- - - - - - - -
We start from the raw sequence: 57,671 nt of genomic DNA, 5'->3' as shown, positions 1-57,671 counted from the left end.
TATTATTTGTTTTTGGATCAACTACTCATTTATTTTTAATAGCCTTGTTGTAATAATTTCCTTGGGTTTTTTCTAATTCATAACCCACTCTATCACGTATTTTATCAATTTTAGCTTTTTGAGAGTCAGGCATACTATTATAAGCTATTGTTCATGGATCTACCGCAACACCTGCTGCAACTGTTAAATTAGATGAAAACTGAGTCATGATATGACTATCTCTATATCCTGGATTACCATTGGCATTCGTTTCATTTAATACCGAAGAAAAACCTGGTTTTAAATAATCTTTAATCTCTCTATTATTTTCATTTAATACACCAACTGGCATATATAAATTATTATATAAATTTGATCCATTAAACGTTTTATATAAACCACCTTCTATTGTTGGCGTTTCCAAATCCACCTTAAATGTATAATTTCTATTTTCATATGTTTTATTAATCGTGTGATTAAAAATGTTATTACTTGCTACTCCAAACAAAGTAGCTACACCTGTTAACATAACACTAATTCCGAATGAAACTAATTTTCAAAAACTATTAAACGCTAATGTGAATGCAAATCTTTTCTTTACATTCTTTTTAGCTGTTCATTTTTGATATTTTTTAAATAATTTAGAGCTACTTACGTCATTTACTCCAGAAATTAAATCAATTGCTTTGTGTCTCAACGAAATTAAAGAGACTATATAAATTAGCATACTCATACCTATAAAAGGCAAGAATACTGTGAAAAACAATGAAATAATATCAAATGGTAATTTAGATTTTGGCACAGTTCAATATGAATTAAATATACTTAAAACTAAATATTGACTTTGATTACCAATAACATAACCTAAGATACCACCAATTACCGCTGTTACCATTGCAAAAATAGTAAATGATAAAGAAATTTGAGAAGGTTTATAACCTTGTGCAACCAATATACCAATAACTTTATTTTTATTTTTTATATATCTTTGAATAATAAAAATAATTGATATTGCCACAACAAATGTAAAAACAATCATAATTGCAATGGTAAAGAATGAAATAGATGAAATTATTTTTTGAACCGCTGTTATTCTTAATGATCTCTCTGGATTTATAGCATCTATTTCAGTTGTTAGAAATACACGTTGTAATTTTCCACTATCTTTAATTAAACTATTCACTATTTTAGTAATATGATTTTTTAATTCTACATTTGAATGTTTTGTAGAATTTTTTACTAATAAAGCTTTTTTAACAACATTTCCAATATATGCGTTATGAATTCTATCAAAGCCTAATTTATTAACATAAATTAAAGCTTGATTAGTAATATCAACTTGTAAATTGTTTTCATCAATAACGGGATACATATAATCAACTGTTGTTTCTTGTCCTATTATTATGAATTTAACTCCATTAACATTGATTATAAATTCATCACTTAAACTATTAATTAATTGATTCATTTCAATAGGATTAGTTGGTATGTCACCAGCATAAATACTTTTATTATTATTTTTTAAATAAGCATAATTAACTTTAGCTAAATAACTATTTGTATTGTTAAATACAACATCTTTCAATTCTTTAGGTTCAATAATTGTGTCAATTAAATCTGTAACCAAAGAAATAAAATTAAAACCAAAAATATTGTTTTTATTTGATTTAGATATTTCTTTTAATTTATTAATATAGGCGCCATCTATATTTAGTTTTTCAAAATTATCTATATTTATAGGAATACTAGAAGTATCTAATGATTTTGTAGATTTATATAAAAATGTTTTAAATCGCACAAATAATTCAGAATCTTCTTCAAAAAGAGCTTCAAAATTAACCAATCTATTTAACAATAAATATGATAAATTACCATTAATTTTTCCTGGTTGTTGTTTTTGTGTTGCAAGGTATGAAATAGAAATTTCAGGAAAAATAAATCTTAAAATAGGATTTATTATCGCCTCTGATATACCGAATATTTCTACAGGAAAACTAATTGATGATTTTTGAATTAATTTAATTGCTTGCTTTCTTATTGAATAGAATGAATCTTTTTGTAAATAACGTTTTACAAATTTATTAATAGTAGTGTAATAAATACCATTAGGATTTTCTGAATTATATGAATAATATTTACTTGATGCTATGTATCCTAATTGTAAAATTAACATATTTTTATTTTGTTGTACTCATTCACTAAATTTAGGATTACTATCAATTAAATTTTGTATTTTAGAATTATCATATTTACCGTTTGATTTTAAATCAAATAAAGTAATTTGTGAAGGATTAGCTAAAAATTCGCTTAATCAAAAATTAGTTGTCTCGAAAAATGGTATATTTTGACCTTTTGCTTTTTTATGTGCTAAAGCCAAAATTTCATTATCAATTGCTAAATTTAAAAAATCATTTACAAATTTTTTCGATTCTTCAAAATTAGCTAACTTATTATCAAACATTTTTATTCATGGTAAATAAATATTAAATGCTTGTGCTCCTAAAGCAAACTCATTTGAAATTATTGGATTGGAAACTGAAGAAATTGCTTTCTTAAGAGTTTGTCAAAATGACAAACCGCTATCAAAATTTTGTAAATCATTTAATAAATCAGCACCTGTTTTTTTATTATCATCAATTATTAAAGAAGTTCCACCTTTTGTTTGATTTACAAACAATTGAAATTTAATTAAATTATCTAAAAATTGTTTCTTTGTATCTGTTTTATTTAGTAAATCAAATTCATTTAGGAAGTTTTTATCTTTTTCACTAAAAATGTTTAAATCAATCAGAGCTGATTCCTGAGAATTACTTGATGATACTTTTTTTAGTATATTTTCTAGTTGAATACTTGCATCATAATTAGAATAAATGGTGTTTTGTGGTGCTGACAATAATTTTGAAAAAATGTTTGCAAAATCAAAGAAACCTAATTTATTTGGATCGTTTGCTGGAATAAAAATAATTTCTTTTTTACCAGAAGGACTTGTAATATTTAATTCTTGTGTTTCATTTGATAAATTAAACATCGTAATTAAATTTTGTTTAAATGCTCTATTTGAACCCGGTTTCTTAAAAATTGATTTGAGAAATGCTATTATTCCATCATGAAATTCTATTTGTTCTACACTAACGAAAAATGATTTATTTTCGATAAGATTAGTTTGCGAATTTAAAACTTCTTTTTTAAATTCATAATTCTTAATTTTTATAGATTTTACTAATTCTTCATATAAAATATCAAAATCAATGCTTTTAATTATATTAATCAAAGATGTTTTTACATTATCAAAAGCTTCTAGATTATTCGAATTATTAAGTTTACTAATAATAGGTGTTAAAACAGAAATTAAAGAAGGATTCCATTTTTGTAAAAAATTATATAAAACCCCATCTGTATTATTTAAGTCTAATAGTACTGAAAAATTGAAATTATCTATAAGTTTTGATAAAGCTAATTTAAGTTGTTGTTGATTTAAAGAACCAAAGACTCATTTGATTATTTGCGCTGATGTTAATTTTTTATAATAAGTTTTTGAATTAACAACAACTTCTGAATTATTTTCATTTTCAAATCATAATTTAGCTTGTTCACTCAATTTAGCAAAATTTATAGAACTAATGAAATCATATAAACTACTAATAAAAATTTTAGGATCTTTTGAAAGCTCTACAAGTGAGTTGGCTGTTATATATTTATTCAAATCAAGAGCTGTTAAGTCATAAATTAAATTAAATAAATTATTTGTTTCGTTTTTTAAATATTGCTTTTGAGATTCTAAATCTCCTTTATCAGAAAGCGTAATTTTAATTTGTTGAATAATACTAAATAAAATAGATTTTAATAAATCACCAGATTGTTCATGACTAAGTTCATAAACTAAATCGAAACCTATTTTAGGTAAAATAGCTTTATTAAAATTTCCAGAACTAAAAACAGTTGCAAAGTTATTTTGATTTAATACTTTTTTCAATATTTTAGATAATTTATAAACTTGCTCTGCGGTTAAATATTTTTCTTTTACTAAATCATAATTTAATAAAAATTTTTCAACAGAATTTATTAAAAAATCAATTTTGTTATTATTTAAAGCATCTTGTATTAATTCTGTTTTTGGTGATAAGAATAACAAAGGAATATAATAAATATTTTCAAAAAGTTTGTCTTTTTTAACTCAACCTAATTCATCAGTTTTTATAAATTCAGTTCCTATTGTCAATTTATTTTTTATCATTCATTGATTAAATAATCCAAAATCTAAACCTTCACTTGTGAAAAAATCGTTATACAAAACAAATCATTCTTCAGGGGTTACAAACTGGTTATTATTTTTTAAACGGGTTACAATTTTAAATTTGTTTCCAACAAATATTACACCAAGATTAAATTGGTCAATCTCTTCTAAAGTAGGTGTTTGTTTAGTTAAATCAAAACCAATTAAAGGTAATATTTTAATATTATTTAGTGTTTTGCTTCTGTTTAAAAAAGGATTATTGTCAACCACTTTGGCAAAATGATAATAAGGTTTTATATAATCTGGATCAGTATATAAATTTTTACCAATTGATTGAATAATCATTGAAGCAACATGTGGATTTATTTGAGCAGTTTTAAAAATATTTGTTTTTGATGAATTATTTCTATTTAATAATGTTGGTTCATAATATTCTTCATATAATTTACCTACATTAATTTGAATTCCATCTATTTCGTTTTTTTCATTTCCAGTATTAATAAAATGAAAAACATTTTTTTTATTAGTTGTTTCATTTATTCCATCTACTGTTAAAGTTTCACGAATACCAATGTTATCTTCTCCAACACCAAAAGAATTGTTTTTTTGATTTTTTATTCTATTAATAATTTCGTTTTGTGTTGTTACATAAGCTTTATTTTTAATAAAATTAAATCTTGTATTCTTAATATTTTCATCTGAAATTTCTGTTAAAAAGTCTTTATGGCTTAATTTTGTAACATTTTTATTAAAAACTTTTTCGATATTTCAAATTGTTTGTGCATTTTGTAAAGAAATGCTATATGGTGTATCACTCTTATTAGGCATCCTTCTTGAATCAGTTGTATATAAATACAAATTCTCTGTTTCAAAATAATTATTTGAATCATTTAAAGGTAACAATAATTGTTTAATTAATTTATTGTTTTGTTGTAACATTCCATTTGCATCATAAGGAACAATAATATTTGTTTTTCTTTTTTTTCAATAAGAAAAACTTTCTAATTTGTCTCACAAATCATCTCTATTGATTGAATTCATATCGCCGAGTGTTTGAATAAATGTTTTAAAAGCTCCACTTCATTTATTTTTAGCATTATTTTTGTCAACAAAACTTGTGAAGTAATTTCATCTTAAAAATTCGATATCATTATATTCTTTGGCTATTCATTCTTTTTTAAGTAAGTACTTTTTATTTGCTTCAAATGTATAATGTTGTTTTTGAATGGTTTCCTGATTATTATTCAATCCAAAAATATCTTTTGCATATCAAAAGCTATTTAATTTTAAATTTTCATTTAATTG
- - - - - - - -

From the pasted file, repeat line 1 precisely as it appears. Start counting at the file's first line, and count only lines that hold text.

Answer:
We start from the raw sequence: 57,671 nt of genomic DNA, 5'->3' as shown, positions 1-57,671 counted from the left end.